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Tepid US consumer confidence keeping clothing imports on the rack

Date :24-05-08 Vsits : 49


Consumer demand for imported apparel and footwear is rising so far this year after import volumes fell for the first time in three years in 2023, but retailers are still reluctant to bring in a lot of new inventory out of fear of being overstocked again. 

“Consumer demand was down as our members were still trying to clear out their excess inventory,” said Nate Herman, senior vice president of policy for the American Apparel and Footwear Association. “This year, we’ve started to see that slowly turn on both sides, both [a] small uptick in consumer demand as well as our members have finally cleared out the inventories. But it’s very slow at this point.” 

US apparel and footwear imports plummeted 18.7% to 1.6 million TEUs last year, the lowest level since 2020, but have since rebounded, climbing 15.6% year over year in the first quarter, according to PIERS, a sister product of the Journal of Commerce within S&P Global. 


Clothing shippers have also been shifting where their cargo lands in the US from the West Coast to the Gulf and East coasts. West Coast ports handled 53.8% of total apparel and footwear imports last year, down from 62.3% in 2018. 

“The transition during COVID took us to the point where now nearly half of our product is coming through to the East or Gulf,” Herman said. “But that also means our members have new concerns. We have already sent a letter to President Biden about the East Coast labor contract negotiations because we’re very concerned about that. We’ve had an impact because of the Red Sea crisis, which is nowhere near any sort of conclusion at this point.”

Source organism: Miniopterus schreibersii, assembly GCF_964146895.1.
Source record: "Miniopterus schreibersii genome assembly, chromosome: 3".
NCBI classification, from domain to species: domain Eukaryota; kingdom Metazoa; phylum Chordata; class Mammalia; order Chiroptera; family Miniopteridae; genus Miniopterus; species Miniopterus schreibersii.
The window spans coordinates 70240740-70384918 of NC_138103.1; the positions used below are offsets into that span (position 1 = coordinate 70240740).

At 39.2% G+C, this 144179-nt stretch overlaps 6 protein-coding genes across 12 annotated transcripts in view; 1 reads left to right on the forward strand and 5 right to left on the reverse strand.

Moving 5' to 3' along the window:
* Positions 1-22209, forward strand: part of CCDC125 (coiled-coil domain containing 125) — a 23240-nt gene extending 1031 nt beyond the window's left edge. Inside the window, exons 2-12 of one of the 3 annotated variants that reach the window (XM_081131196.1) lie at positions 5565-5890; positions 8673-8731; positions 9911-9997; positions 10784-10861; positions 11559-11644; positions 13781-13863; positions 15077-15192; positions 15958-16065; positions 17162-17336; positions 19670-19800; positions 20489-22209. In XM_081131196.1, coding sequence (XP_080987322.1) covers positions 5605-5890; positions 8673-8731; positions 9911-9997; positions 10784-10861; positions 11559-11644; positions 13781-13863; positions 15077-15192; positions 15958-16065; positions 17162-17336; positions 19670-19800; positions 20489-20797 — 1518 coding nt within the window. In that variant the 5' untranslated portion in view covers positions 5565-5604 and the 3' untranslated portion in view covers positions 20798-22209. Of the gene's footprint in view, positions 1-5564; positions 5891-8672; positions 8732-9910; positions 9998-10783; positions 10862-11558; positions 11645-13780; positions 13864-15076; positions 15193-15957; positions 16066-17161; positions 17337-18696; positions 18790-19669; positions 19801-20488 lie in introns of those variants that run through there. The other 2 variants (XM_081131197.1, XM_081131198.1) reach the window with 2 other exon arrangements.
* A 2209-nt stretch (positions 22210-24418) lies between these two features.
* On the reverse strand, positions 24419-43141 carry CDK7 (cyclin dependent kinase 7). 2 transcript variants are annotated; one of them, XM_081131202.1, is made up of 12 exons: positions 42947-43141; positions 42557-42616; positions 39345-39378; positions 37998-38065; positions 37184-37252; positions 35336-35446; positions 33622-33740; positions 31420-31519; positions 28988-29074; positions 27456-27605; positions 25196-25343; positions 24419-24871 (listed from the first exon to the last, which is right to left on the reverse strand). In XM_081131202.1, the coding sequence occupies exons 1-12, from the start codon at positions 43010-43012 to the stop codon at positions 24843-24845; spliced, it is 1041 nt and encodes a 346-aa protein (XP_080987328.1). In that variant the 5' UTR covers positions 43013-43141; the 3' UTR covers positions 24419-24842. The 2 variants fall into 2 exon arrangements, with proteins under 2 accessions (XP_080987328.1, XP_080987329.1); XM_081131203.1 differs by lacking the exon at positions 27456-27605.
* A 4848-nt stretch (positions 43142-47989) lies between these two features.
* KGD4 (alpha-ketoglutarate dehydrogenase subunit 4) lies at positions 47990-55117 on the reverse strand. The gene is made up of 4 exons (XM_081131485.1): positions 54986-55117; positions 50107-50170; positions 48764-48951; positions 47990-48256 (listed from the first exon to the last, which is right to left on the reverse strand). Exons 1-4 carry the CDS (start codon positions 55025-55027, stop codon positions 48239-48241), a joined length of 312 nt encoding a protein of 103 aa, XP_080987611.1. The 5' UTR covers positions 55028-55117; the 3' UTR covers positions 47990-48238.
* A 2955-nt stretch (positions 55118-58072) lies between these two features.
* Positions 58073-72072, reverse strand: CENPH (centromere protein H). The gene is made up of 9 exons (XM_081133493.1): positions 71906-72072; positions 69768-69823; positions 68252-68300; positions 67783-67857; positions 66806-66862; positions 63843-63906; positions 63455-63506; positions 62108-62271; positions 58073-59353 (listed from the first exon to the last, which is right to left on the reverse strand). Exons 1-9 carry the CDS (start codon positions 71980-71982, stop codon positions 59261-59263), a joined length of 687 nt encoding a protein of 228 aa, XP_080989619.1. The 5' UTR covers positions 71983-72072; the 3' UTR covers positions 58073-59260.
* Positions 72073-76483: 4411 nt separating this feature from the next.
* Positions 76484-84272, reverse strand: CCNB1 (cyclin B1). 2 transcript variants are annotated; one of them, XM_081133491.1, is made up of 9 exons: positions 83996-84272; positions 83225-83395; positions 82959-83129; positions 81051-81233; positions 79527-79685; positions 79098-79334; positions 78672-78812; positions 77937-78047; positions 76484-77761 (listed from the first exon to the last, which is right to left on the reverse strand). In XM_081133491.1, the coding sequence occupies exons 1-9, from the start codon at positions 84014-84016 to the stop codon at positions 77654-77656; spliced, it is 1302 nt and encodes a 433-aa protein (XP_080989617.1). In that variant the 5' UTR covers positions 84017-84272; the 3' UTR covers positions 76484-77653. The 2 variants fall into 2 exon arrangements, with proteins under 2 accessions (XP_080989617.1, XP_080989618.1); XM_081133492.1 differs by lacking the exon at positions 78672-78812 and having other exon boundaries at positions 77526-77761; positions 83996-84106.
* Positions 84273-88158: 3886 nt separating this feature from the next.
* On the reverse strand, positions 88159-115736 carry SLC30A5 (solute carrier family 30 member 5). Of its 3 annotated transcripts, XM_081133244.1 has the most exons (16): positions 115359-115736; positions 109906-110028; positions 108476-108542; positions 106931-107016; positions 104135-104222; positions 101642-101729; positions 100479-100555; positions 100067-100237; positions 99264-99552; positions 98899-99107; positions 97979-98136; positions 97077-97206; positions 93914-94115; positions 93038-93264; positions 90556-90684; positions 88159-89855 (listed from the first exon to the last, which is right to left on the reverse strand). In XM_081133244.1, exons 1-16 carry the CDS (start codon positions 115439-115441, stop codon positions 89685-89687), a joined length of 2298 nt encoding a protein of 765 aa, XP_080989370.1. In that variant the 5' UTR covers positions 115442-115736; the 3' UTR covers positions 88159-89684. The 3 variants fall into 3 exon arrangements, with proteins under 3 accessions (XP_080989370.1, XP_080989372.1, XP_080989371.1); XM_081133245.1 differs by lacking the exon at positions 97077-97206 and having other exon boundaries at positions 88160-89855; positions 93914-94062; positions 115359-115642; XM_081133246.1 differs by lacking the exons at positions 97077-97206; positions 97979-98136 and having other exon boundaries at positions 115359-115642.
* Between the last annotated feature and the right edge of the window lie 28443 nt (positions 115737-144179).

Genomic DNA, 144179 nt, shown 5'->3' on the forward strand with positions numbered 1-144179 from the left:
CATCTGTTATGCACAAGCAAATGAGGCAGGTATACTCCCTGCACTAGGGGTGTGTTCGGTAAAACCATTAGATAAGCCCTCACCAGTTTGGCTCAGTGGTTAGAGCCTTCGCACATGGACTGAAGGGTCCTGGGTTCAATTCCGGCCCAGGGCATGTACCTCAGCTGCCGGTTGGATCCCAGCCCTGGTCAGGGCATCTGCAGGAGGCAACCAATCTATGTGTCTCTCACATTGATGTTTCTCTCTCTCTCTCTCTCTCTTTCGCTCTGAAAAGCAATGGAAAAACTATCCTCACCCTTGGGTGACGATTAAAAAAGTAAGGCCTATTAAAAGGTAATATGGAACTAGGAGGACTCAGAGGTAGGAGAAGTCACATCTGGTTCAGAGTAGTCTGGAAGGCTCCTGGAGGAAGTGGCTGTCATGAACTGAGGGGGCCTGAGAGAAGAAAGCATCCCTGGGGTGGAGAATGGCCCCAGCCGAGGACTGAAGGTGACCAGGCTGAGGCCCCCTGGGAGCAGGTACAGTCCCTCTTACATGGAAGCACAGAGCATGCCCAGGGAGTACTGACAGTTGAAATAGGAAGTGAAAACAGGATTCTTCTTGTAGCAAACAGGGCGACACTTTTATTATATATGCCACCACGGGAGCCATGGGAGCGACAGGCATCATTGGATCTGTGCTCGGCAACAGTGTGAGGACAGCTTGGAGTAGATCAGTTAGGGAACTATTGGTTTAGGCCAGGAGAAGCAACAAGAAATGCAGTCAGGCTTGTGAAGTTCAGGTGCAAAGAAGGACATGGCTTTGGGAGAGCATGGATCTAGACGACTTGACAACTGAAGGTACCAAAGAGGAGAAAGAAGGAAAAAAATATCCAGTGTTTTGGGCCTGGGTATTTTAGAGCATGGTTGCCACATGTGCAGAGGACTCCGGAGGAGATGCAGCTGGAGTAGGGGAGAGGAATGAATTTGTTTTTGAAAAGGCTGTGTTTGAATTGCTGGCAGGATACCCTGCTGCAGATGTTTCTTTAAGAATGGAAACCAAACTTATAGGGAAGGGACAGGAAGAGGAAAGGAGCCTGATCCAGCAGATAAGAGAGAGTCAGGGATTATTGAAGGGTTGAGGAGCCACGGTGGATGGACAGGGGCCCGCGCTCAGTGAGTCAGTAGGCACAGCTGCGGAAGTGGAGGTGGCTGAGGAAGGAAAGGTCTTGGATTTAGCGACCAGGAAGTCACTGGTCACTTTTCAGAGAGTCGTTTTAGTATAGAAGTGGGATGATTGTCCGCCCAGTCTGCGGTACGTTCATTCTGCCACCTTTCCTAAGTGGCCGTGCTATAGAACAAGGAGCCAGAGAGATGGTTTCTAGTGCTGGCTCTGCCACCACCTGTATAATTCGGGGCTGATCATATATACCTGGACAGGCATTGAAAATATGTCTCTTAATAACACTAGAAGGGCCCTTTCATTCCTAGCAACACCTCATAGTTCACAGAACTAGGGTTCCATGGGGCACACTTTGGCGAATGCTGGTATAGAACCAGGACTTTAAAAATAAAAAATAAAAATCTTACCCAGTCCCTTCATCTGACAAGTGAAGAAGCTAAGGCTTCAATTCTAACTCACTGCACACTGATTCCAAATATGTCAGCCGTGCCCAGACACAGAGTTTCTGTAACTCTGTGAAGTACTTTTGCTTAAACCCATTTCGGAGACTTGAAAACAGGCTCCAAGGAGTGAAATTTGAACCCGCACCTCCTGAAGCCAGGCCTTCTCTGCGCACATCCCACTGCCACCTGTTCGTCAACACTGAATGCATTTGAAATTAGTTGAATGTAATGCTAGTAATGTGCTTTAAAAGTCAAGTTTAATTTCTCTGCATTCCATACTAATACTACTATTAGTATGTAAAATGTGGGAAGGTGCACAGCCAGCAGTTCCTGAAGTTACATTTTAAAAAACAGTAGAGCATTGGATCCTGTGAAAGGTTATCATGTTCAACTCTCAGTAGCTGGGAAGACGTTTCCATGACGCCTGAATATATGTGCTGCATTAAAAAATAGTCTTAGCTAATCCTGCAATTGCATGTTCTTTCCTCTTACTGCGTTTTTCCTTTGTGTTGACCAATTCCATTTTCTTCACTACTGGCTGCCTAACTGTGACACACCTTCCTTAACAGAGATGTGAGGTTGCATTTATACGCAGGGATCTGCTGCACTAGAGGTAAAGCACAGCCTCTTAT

Although most shippers have adjusted their supply chains to account for the longer transit times around southern Africa due to diversions away from the Suez Canal, some designer fashions produced in Bangladesh, Indonesia and Vietnam are more time-sensitive. 

Eyes on Washington 

Clothing importers are also watching multiple pieces of federal legislation on Capitol Hill covering de minimis rules — which exempt shipments valued at less than $800 from import duties and tariffs — and foreign trade zones (FTZs).  

The US Foreign Trade Zone Parity Act, for example, would extend de minimis rules to cargo destined for FTZs within the US. While e-commerce shipments valued at $800 or less are exempt from duties, shipments from US-based FTZs currently do not enjoy the same benefit. 

A footwear importer who asked not to be identified said allowing FTZs to take advantage of de minimis rules would improve their business.  

“The [FTZ] bill matters to us because we operate FTZs inside the US, but we don’t source from China anymore,” the shipper said. “If you are manufacturing in other countries and you’re trying to do fulfillment in the US, given the way de minimis works, you’re penalized in a way for doing fulfillment in the US versus if you wanted to be just over the border in Canada or Mexico.” 

Another piece of legislation, the De Minimis Reciprocity Act, would alter how the US Department of Treasury calculates de minimis values based on the trade relationship with a particular country. Some clothing shippers are concerned the bill would result in the elimination of de minimis rules for imports from China. 

Both pieces of legislation could have a material impact on the economic factors that go into decisions around the sourcing and annual volumes of merchandise imports. 

Apparel and footwear shippers sourced 42.1% of their imports from mainland China last year, down from 47% in 2018 but still a larger share than the next four largest suppliers — Vietnam (19.6%), Bangladesh (5.8%), Indonesia (5.3%) and Cambodia (3.8%) — combined, according to PIERS. 

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